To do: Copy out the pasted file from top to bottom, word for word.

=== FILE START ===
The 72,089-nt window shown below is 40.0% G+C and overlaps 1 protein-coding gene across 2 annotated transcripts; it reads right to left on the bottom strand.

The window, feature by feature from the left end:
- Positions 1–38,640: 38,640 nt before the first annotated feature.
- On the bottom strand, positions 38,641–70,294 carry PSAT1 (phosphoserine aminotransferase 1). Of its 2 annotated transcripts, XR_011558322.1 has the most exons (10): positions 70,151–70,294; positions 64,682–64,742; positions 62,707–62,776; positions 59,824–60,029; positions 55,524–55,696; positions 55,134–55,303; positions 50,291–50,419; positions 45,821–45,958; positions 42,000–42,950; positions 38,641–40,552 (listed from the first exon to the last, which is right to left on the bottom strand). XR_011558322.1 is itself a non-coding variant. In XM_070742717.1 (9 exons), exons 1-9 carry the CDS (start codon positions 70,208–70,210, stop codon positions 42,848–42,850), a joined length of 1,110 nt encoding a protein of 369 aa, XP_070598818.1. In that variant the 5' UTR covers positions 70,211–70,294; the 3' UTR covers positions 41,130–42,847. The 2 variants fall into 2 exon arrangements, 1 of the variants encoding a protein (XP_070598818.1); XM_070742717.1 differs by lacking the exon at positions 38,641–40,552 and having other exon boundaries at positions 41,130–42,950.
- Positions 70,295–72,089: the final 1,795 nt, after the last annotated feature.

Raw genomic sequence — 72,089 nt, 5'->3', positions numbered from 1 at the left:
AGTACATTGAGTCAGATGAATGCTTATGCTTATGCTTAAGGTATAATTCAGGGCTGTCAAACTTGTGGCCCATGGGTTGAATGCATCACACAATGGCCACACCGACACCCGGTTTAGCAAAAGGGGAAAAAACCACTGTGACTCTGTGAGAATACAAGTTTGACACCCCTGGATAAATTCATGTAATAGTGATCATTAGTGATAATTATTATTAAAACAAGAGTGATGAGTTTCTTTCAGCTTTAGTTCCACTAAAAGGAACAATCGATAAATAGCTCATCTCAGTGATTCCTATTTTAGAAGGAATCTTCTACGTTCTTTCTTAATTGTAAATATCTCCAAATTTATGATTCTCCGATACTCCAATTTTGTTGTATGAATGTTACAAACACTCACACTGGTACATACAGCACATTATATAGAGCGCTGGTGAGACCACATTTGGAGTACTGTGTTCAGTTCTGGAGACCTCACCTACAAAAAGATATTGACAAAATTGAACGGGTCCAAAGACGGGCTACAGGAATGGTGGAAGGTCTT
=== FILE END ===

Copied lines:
The 72,089-nt window shown below is 40.0% G+C and overlaps 1 protein-coding gene across 2 annotated transcripts; it reads right to left on the bottom strand.

The window, feature by feature from the left end:
- Positions 1–38,640: 38,640 nt before the first annotated feature.
- On the bottom strand, positions 38,641–70,294 carry PSAT1 (phosphoserine aminotransferase 1). Of its 2 annotated transcripts, XR_011558322.1 has the most exons (10): positions 70,151–70,294; positions 64,682–64,742; positions 62,707–62,776; positions 59,824–60,029; positions 55,524–55,696; positions 55,134–55,303; positions 50,291–50,419; positions 45,821–45,958; positions 42,000–42,950; positions 38,641–40,552 (listed from the first exon to the last, which is right to left on the bottom strand). XR_011558322.1 is itself a non-coding variant. In XM_070742717.1 (9 exons), exons 1-9 carry the CDS (start codon positions 70,208–70,210, stop codon positions 42,848–42,850), a joined length of 1,110 nt encoding a protein of 369 aa, XP_070598818.1. In that variant the 5' UTR covers positions 70,211–70,294; the 3' UTR covers positions 41,130–42,847. The 2 variants fall into 2 exon arrangements, 1 of the variants encoding a protein (XP_070598818.1); XM_070742717.1 differs by lacking the exon at positions 38,641–40,552 and having other exon boundaries at positions 41,130–42,950.
- Positions 70,295–72,089: the final 1,795 nt, after the last annotated feature.

Raw genomic sequence — 72,089 nt, 5'->3', positions numbered from 1 at the left:
AGTACATTGAGTCAGATGAATGCTTATGCTTATGCTTAAGGTATAATTCAGGGCTGTCAAACTTGTGGCCCATGGGTTGAATGCATCACACAATGGCCACACCGACACCCGGTTTAGCAAAAGGGGAAAAAACCACTGTGACTCTGTGAGAATACAAGTTTGACACCCCTGGATAAATTCATGTAATAGTGATCATTAGTGATAATTATTATTAAAACAAGAGTGATGAGTTTCTTTCAGCTTTAGTTCCACTAAAAGGAACAATCGATAAATAGCTCATCTCAGTGATTCCTATTTTAGAAGGAATCTTCTACGTTCTTTCTTAATTGTAAATATCTCCAAATTTATGATTCTCCGATACTCCAATTTTGTTGTATGAATGTTACAAACACTCACACTGGTACATACAGCACATTATATAGAGCGCTGGTGAGACCACATTTGGAGTACTGTGTTCAGTTCTGGAGACCTCACCTACAAAAAGATATTGACAAAATTGAACGGGTCCAAAGACGGGCTACAGGAATGGTGGAAGGTCTT